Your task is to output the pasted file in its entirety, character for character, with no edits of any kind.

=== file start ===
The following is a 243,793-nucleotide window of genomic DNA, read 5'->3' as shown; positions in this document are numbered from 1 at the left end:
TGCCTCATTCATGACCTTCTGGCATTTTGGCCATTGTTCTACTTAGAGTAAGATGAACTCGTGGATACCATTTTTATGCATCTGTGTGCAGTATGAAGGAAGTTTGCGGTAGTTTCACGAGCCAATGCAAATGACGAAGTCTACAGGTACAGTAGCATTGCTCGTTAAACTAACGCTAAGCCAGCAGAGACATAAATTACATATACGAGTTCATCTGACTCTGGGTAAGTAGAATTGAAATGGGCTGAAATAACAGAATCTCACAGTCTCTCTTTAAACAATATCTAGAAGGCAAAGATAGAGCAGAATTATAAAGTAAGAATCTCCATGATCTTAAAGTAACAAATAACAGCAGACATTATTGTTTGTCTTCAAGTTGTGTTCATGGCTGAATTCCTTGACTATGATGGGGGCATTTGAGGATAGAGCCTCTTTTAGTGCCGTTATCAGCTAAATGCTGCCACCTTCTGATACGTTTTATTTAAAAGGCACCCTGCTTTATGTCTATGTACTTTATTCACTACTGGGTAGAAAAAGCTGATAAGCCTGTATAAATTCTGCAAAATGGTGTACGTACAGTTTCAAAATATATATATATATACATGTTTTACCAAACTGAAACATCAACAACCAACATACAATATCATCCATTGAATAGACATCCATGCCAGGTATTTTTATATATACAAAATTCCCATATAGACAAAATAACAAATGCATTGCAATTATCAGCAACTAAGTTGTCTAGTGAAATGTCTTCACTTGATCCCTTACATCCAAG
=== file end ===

The following is a 243,793-nucleotide window of genomic DNA, read 5'->3' as shown; positions in this document are numbered from 1 at the left end:
TGCCTCATTCATGACCTTCTGGCATTTTGGCCATTGTTCTACTTAGAGTAAGATGAACTCGTGGATACCATTTTTATGCATCTGTGTGCAGTATGAAGGAAGTTTGCGGTAGTTTCACGAGCCAATGCAAATGACGAAGTCTACAGGTACAGTAGCATTGCTCGTTAAACTAACGCTAAGCCAGCAGAGACATAAATTACATATACGAGTTCATCTGACTCTGGGTAAGTAGAATTGAAATGGGCTGAAATAACAGAATCTCACAGTCTCTCTTTAAACAATATCTAGAAGGCAAAGATAGAGCAGAATTATAAAGTAAGAATCTCCATGATCTTAAAGTAACAAATAACAGCAGACATTATTGTTTGTCTTCAAGTTGTGTTCATGGCTGAATTCCTTGACTATGATGGGGGCATTTGAGGATAGAGCCTCTTTTAGTGCCGTTATCAGCTAAATGCTGCCACCTTCTGATACGTTTTATTTAAAAGGCACCCTGCTTTATGTCTATGTACTTTATTCACTACTGGGTAGAAAAAGCTGATAAGCCTGTATAAATTCTGCAAAATGGTGTACGTACAGTTTCAAAATATATATATATATACATGTTTTACCAAACTGAAACATCAACAACCAACATACAATATCATCCATTGAATAGACATCCATGCCAGGTATTTTTATATATACAAAATTCCCATATAGACAAAATAACAAATGCATTGCAATTATCAGCAACTAAGTTGTCTAGTGAAATGTCTTCACTTGATCCCTTACATCCAAG